Photoworks: Thanks for taking the time to talk to us. For anyone unaware, could you speak a little about how you came to be involved with Flowers Gallery and about your background more generally?
Chris Littlewood: After visiting a summer group photography show at Flowers in 2006, I made it my mission to become part of the gallery. Titled The Living is Easy, the show included a range of photographers across different career stages and modes of practice. The likes of Edward Burtynsky and Robert Polidori were shown alongside Yto Barrada and Mikhael Subotzky, all of whose work I had been studying and admiring. I was also attracted to the physical space of the gallery and the warm approachable atmosphere they had created. Prior to that I had cofounded an artist-run photography studio in the roof unit of an east London warehouse, which followed a photography degree and a stint at Tate Modern’s bookshop.
PW: What are the challenges of your role?
CL: First and foremost, I would say introducing photographers with little in the way of profile or market success. Assisting and nurturing these younger artists along their journey to becoming recognised figures is both the most challenging and rewarding aspect. With the more established names, the challenges can come from sustaining relationships with loyal collectors established over a long period. Cementing an artist’s legacy within the history of photography through critical reviews, museum shows, awards and publications is the ultimate aim. Marrying commercial success with creative experimentation is our collective goal.
PW: One of the advantages must be engaging with new work and different practices on a regular basis. How do you like to find new photographers to work with?
CL: It’s always different. A recommendation from someone in my network of other curators, publishers and artists is one way. Discovering entirely new voices via international festivals or student exhibitions is another; each year I run a mentorship programme with the BA photography course at LCC. Occasionally I am asked to sit on the jury for competitions, which is an excellent way of seeing a lot of work in quick succession. These days I tend to do less portfolio review events but as I was starting out this was an invaluable way of broadening my knowledge. In general just surrounding myself with photobooks and to be honest Instagram has become such a great tool for delving into a community of image makers.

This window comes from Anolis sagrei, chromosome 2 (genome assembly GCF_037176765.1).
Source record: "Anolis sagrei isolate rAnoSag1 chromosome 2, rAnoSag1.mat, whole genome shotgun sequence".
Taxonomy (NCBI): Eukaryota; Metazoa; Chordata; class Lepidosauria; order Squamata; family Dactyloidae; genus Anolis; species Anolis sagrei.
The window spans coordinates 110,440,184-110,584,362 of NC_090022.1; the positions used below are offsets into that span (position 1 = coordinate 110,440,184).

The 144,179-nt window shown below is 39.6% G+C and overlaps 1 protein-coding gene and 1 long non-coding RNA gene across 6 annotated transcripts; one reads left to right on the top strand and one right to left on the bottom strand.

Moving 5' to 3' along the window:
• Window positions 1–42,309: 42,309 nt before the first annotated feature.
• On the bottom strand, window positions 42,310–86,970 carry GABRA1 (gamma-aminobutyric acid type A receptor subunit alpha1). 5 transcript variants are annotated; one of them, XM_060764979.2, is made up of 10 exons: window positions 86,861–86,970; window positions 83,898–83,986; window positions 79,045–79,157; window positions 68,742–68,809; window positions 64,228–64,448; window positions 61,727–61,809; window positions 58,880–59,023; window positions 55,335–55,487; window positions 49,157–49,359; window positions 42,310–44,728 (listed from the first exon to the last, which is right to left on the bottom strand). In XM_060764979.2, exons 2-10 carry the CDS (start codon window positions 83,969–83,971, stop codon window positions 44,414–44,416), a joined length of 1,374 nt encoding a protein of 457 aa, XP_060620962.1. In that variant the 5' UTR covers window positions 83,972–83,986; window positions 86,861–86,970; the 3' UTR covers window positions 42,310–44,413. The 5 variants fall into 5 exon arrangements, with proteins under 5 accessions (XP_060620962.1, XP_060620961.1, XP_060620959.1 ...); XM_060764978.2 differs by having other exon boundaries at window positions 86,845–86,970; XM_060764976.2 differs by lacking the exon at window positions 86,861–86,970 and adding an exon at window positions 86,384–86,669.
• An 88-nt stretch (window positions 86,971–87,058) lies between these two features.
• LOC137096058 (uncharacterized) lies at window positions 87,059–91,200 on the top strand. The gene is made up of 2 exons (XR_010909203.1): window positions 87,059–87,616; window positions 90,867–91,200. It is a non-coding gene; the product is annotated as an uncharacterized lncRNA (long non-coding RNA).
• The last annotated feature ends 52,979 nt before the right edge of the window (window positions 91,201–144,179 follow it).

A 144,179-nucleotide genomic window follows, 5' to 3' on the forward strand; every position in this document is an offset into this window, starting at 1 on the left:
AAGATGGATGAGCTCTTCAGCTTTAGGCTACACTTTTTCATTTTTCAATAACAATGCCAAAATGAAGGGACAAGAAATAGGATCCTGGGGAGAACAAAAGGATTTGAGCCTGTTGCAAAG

PW: You recently guest curated our Instagram takeover where you referenced photographic work coming out of Africa, with an interest in alternative working methods, such as sculpture and performance. What draws you to this type of work?
CL: Africa is a magical, troubled, complex and important place and has become of personal interest to me in recent years. After travelling extensively in Madagascar and Mozambique for my own photography, I have developed a deep level of curiosity about the region. In 2012, I accompanied photographer Jason Larkin on a few excursions in Johannesburg during his time working on Tales from the City of Gold – a trip that not only opened my eyes to the many layers of society in relation to its landscape, but made me aware of how rich the evolving art scene is there. Until then I only knew of a small number of predominantly white South African photographers, who whilst still producing excellent work were amongst the rare few whose work was celebrated internationally. More recently the emergence of art fairs such as 1:54 in London means there are now focused platforms allowing us to explore what other African nations’ artists have been creating.
By weaving a patchwork of images derived from Africa – both by African artists and by international artists working with related subjects and traditions, the aim is to highlight a type of hybrid practice. Increasingly, I am drawn to work that combines observed reality or documentary with improvised sculptural or figurative interventions performed for the camera. I think it has something to do with artists embedding more of themselves in their work and communicating in a more varied and obscure way. Whether staged in dense urban settings or on remote islands, what links these artists is their shared spirit of experimentation where people, found objects and the environment become playthings for their photographic laboratories.